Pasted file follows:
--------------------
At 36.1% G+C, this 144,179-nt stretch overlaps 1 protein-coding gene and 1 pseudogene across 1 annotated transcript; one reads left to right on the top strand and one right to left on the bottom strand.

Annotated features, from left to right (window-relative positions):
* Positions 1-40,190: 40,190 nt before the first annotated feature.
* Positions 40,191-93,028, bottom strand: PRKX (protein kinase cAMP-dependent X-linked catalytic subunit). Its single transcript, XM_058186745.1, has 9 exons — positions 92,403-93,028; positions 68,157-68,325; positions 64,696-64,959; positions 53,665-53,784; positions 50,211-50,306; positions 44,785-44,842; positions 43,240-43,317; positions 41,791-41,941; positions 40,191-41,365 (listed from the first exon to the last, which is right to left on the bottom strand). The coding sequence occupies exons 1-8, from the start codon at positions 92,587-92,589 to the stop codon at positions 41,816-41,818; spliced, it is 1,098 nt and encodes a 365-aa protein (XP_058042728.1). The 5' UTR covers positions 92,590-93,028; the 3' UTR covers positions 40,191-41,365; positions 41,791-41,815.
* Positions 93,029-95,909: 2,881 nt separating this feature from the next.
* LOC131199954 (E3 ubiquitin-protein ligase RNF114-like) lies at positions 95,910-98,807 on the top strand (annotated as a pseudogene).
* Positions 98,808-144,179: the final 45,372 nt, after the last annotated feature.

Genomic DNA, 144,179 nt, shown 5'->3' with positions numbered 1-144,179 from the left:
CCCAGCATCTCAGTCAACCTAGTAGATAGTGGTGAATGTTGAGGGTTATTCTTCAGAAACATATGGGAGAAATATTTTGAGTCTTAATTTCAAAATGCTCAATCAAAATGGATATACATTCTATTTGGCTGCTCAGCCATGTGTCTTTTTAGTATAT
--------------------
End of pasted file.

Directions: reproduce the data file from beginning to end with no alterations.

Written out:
At 36.1% G+C, this 144,179-nt stretch overlaps 1 protein-coding gene and 1 pseudogene across 1 annotated transcript; one reads left to right on the top strand and one right to left on the bottom strand.

Annotated features, from left to right (window-relative positions):
* Positions 1-40,190: 40,190 nt before the first annotated feature.
* Positions 40,191-93,028, bottom strand: PRKX (protein kinase cAMP-dependent X-linked catalytic subunit). Its single transcript, XM_058186745.1, has 9 exons — positions 92,403-93,028; positions 68,157-68,325; positions 64,696-64,959; positions 53,665-53,784; positions 50,211-50,306; positions 44,785-44,842; positions 43,240-43,317; positions 41,791-41,941; positions 40,191-41,365 (listed from the first exon to the last, which is right to left on the bottom strand). The coding sequence occupies exons 1-8, from the start codon at positions 92,587-92,589 to the stop codon at positions 41,816-41,818; spliced, it is 1,098 nt and encodes a 365-aa protein (XP_058042728.1). The 5' UTR covers positions 92,590-93,028; the 3' UTR covers positions 40,191-41,365; positions 41,791-41,815.
* Positions 93,029-95,909: 2,881 nt separating this feature from the next.
* LOC131199954 (E3 ubiquitin-protein ligase RNF114-like) lies at positions 95,910-98,807 on the top strand (annotated as a pseudogene).
* Positions 98,808-144,179: the final 45,372 nt, after the last annotated feature.

Genomic DNA, 144,179 nt, shown 5'->3' with positions numbered 1-144,179 from the left:
CCCAGCATCTCAGTCAACCTAGTAGATAGTGGTGAATGTTGAGGGTTATTCTTCAGAAACATATGGGAGAAATATTTTGAGTCTTAATTTCAAAATGCTCAATCAAAATGGATATACATTCTATTTGGCTGCTCAGCCATGTGTCTTTTTAGTATAT